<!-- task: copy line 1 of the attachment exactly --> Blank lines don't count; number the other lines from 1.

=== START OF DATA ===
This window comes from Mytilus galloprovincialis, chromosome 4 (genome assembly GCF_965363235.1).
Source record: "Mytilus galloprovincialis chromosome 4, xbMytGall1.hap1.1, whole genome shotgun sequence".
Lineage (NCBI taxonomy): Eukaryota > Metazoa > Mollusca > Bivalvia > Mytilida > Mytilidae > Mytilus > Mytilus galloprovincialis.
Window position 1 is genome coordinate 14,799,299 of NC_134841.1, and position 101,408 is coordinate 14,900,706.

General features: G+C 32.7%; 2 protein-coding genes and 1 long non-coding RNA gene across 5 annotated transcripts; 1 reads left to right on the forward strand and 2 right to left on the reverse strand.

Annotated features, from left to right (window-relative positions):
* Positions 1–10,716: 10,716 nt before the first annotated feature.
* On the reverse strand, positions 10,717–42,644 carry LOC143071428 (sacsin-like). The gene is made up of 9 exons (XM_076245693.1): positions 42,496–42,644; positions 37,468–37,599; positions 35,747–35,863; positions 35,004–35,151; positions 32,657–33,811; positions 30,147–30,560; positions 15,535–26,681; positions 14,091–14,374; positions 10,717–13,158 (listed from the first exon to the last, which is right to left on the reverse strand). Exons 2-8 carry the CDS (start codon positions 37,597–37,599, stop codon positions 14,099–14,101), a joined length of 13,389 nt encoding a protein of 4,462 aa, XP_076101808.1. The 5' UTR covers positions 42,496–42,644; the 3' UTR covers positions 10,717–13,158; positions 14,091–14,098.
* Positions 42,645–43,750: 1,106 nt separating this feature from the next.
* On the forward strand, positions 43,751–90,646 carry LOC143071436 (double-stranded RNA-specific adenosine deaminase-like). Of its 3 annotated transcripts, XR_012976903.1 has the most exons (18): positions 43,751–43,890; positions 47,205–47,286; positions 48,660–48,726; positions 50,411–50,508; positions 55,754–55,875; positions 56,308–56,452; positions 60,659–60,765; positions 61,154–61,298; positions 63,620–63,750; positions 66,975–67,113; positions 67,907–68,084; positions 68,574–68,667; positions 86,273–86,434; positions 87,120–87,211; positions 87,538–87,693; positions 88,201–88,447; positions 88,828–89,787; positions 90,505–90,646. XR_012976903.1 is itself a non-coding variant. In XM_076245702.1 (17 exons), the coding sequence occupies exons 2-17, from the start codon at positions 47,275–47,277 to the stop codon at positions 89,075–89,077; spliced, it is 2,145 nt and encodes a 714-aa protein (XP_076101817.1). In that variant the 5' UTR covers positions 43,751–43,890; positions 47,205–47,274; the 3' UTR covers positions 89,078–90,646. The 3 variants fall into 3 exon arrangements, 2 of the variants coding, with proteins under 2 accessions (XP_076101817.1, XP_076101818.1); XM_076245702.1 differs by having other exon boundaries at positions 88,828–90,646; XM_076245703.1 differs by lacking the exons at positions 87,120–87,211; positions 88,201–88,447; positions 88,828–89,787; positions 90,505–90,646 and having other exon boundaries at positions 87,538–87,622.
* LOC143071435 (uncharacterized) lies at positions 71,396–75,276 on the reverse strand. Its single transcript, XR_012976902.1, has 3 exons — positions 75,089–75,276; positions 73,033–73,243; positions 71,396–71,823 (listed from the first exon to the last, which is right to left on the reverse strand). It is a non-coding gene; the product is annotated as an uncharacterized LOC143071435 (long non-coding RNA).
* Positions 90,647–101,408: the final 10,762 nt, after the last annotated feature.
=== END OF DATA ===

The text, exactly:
This window comes from Mytilus galloprovincialis, chromosome 4 (genome assembly GCF_965363235.1).